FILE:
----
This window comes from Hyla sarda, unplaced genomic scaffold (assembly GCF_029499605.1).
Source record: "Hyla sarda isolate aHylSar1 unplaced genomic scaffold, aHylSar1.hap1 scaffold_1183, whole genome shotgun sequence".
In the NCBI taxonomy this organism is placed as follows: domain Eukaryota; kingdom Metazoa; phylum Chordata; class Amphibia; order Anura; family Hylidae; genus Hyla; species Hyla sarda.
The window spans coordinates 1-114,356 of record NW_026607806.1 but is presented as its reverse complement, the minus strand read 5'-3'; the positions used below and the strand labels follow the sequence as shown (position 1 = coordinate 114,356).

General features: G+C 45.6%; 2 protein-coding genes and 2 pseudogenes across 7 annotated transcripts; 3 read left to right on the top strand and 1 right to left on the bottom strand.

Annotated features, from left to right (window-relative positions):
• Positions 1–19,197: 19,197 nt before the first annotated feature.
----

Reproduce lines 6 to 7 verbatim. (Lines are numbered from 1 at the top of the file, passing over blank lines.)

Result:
Annotated features, from left to right (window-relative positions):
• Positions 1–19,197: 19,197 nt before the first annotated feature.